Tuesday, September 20, 2005

Inquirer Editorial

Editorial : Fuel of the future

AS THE PRICE of international crude oil inched closer to $70 a barrel last month, President Gloria Macapagal-Arroyo announced a number energy conservation measures to soften the impact of a developing oil crisis. "This is not a simple test of our resiliency but a real challenge to economic survival," she said.

Yet the crisis should not have come as a great surprise. Everyone who cared enough to give it a thought would have realize that the world's supply of fossil fuels could not last forever.

Neither was the crisis completely unpreventable. Conservation measures and environment-friendly, renewable, indigenous, alternative energy sources have been there for the tapping and the taking. Since the 1970s, there have been intermittent calls to lessen the country's dependence on oil. But no administration gave them serious consideration.

Even today, there still seems to be no real serious or orchestrated, high-impact program to address the crisis. For instance, while the administration has announced reductions in energy consumption in government offices and the fielding of a team to ensure compliance, the fleets of gas-guzzling cars that congressmen and other public officials ride to work or to ferry their families to malls and vacation resorts have not diminished.

The country has to come up with more than stopgap measures to address the crisis. And such an enterprise will entail the resolve and cooperation of all sectors, Congress not the least among them.

Car and planes in Brazil are now running on ethanol -- 100 percent or mixed with gasoline or diesel. Other fuel-hungry economies are following in Brazil's footsteps. According to Newsweek, the United States now uses 2 percent ethanol and wants to expand its use. The European Union is eyeing biofuels for 6 percent of its fuel needs. South Korea and Japan are importing ethanol from Brazil. Thailand is constructing over a dozen facilities to extract ethanol from sugar cane and rice husks. And China has joined more than 30 countries building ethanol facilities and growing crops from which ethanol can be extracted.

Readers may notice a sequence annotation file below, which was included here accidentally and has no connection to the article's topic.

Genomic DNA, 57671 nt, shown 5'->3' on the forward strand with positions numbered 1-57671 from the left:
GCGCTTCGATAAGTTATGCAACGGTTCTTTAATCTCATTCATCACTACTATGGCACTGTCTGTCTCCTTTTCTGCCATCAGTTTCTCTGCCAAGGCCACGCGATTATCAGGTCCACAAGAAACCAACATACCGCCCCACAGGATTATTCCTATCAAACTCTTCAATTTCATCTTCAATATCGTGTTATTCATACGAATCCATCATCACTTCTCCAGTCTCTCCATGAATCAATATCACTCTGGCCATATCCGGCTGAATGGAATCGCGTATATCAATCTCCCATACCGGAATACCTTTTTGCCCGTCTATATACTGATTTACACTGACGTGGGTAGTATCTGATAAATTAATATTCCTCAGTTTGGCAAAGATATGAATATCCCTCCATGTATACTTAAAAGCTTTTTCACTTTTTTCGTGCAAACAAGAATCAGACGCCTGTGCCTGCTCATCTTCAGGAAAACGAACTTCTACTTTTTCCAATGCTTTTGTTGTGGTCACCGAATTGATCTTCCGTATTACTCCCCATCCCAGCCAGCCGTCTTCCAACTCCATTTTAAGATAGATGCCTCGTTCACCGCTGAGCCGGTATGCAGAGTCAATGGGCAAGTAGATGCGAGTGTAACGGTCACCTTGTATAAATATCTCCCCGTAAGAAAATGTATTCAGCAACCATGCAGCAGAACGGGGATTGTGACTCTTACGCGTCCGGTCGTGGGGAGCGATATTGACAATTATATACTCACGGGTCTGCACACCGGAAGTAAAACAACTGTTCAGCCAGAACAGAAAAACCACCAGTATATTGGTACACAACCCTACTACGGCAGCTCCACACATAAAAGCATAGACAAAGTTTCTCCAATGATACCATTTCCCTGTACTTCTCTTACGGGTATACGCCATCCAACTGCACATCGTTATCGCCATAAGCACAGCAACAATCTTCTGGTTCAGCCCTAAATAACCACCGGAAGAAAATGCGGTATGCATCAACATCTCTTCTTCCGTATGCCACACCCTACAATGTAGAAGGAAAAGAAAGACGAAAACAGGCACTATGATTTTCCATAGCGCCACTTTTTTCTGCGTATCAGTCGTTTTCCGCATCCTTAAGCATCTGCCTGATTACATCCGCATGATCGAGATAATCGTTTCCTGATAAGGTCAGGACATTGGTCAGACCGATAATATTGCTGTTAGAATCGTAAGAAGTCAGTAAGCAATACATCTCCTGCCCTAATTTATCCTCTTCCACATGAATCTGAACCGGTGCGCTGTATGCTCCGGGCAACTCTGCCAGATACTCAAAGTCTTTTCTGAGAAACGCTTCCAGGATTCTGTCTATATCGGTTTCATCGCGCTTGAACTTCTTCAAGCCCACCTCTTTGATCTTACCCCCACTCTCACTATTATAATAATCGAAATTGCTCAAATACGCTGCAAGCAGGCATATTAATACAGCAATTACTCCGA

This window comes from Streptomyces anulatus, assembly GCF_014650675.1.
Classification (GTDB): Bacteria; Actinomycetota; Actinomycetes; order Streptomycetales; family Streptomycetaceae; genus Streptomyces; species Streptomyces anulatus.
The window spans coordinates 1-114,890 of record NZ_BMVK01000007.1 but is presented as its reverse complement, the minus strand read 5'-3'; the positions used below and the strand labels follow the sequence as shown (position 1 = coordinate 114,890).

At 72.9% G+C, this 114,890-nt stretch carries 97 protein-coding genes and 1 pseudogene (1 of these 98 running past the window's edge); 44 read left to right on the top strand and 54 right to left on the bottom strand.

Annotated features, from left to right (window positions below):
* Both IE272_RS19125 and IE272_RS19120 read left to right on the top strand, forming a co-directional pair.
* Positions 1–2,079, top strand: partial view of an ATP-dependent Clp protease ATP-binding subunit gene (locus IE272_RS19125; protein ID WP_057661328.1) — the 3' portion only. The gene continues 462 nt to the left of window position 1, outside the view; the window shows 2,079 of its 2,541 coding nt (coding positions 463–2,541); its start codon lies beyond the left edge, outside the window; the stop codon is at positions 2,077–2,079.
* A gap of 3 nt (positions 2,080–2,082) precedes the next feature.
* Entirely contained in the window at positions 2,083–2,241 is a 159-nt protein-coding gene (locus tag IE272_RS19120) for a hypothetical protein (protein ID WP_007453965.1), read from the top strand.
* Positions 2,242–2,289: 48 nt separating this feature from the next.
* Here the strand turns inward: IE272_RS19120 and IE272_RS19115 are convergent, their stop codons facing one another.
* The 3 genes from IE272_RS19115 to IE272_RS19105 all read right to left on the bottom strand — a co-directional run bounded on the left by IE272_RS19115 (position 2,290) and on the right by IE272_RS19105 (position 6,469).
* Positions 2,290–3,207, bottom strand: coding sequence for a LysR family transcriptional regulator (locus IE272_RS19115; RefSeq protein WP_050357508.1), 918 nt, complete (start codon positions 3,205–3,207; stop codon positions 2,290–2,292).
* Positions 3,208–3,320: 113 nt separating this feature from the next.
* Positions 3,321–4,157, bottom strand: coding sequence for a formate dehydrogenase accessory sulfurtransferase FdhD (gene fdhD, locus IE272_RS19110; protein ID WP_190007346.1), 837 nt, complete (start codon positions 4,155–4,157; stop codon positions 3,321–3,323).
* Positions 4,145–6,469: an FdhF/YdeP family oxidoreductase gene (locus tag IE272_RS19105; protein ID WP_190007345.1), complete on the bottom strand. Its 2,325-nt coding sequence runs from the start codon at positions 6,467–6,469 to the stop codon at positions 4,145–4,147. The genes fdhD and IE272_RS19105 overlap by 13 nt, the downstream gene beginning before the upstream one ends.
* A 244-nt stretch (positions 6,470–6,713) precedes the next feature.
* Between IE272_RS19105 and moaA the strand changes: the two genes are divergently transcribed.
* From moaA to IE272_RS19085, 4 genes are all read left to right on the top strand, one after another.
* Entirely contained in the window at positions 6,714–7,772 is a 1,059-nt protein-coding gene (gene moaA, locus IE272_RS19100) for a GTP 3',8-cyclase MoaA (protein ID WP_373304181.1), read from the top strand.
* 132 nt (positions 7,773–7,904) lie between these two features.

It is not just the dwindling reserves and the increasing prices of oil that have made the use of alternative fuels imperative and urgent. There are also environmental concerns over the extensive use of the highly polluting oil. Not only that, biofuels, which are extracted from plant oils or animal fats, can be produced by almost every country in the world (unlike oil which can only be produced by the few countries where it can be found), and thus can create jobs in economically lethargic agricultural areas. Brazil, the No. 1 producer of ethanol -- definitely a cleaner, renewable alternative fuel -- "is revolutionizing both the countryside and the auto industry," Newsweek says.

But as usual we are lagging behind, both in terms of promoting the use of ethanol and other biofuels and their local production. True, a couple of small oil companies have announced plans to import ethanol and market it locally. Also, one local company is setting up an ethanol plant in Negros. But these attempts to include biofuels in our energy mix amount to little more than a drop in the bucket.

The country consumes 345,000 barrels of oil per day. It has been estimated that for transportation alone, which accounts for 58 percent of our oil consumption, our annual oil bill amounts to P170 billion. That amount is nothing to sneeze at. If local ethanol producers can be assured of just 10 percent of that market, there may be a lot more interest in investing in ethanol plants and the crops that would supply their needs.

Bukidnon Rep. Miguel Zubiri is looking in that direction. Last month, he filed a bill that seeks to jump-start the ethanol develop program. He has been quoted as saying the program would seek to expand the use of ethanol to 10 percent of the transportation sector's fuel requirements within five years. He has also been talking about establishing at least 27 ethanol factories in different sites across the country, at a cost of P1 billion each.

The details of the Zubiri plan still need to be fleshed out. For instance: What incentives or assistance will an ethanol producer get? Will he be assured of a market even if oil prices go down? How can the welfare of consumers be balanced against the need to make investments in biofuels attractive? But at least someone in Congress is thinking about the oil crisis and proposing one very promising solution. It's time others contributed to the effort.

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